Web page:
TelstraSaturn sources say the company already has customers lined up for its planned mixed-media 1Gbit/s IP-based network, but likely large users appear more tentative.
A highly placed company staffer says TVNZ has expressed interest in becoming an early customer. Other unnamed customers or strong prospects are in medical imaging - transmission of X-rays and other diagnostic images - among hospitals and "one of the banks". A publisher has also expressed interest in using the network, the source says.
TVNZ technology chief Neil Andrews says, however, that no decision has been made yet on using the network. He puts it in the category of a new development that the company is watching, "just as we try to keep aware of other new developments in IT and telecommunications - but there are no specific plans for it”.
Paul Richards, a spokesman for publisher INL, tells a similar story.
Other possible prospective customers in these areas either give flat denials of firm plans, or did not immediately return calls.
The network, being constructed by Ericsson as prime contractor, is planned to be available in Auckland, Wellington and Christchurch by June.
TelstraSaturn will ensure quality of service (QoS) on the network by tagging packets with a "QoS parameter" and using application-specific integrated circuits (ASICS) to access that parameter without delay to the packet, says TelstraSaturn engineering spokesman Tony Baird. The service will provide 16 levels of service quality, with voice-over-IP and other delay-sensitive services like video at the top of the range, he says.
If the network becomes congested, lower-priority packets will be dropped.
IP is notorious for delay and dropping of packets, with consequent disruption to high-bandwidth communication. Work is going on to alleviate this problem with the new version 6 of IP (IPv6). But the current IPv4 already has a QoS field in the packet, says Baird. “The trouble is that it’s quite a way down the packet, and the [network equipment] has to drill down to find it.” This potentially creates its own delay problems.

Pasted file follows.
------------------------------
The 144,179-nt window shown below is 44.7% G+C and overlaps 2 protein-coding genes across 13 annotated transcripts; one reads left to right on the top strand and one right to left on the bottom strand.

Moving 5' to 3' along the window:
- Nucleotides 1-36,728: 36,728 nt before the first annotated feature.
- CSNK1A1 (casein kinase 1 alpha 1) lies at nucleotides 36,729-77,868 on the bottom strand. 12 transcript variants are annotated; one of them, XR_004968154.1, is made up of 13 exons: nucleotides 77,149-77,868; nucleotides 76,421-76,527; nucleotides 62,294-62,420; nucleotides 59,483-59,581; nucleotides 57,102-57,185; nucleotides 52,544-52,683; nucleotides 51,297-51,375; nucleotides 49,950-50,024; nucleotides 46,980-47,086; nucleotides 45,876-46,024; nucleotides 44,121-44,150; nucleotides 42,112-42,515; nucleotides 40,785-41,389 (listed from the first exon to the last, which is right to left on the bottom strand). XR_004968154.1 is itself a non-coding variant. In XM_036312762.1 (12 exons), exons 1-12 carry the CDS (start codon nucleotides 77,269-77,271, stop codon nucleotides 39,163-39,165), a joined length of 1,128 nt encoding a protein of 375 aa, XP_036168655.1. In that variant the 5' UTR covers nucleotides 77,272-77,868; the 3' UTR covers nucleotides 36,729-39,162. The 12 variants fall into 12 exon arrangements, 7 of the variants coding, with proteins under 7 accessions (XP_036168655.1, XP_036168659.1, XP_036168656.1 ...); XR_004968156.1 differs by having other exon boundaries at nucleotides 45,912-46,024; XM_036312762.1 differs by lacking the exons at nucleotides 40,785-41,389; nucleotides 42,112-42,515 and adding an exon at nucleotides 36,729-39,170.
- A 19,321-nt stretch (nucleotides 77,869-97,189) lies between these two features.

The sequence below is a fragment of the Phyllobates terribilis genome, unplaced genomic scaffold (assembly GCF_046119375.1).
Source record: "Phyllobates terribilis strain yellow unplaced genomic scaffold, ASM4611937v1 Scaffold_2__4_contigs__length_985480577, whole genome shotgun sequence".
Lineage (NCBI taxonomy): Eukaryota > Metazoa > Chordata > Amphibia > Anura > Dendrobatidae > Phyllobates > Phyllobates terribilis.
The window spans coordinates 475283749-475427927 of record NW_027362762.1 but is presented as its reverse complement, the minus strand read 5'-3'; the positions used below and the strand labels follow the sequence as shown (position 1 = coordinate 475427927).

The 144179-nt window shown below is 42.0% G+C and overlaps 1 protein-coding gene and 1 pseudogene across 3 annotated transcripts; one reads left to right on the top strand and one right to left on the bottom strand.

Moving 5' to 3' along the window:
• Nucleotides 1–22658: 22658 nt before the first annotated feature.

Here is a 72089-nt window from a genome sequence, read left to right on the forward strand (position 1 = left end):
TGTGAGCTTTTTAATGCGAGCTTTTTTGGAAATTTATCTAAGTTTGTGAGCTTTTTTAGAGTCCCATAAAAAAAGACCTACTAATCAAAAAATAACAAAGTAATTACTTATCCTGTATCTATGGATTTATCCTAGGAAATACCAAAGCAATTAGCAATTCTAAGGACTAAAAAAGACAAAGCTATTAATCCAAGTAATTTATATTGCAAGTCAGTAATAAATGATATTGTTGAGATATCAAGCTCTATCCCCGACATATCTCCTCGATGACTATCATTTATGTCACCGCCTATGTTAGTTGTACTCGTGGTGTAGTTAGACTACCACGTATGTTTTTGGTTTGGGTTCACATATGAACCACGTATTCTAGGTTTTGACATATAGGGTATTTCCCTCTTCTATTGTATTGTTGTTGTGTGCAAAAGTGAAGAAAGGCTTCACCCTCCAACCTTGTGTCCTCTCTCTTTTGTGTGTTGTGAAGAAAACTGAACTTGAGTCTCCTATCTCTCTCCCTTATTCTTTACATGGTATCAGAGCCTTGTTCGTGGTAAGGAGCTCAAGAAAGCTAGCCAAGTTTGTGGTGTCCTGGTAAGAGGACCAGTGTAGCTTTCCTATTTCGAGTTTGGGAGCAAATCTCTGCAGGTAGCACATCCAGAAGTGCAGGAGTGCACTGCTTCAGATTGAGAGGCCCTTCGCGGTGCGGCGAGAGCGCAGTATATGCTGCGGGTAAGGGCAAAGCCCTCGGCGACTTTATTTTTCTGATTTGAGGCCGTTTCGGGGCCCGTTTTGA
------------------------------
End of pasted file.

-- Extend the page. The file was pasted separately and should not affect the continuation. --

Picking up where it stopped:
The ASICS, supplied by subcontractor Extreme Networks, will get round this problem by finding and interpreting the QoS parameter at the speed of transmission, Baird says.
The network will take the form of a double ring, for 1Gbit/s of traffic flowing in each direction. A fibre break or equipment failure at any point will cause the signal to “loop back” around the other ring. This "healing", Baird says, will be possible within less than 200 milliseconds – or so Extreme has promised.
Although the network is designed primarily for business, it will not be limited to central business districts, Baird says. TelstraSaturn will, for example, be putting a gigabit link in to a South Auckland industrial estate. “All our greenfield network building will use this technology, and we will put the necessary equipment into the street cabinets of our existing networks where demand arises.”
Customers who need the 1Gbit/s speed will take it over fibre “all the way to their wall-plug,” says Baird, but several users with lower demands in the same building will be serviced by fibre to a device in the basement and Category 5 copper cable up the building from there.
The percentage of 1Gbit/s customers will be bound to increase from the already encouraging base of interest, he says – “people will be expecting 10 to 100Mbit/s to their desktops very soon.” As the network becomes inevitably more congested, TelstraSaturn will avail itself of higher-capacity fibre-transmission technologies such as dense wavelength division multiplexing (DWDM).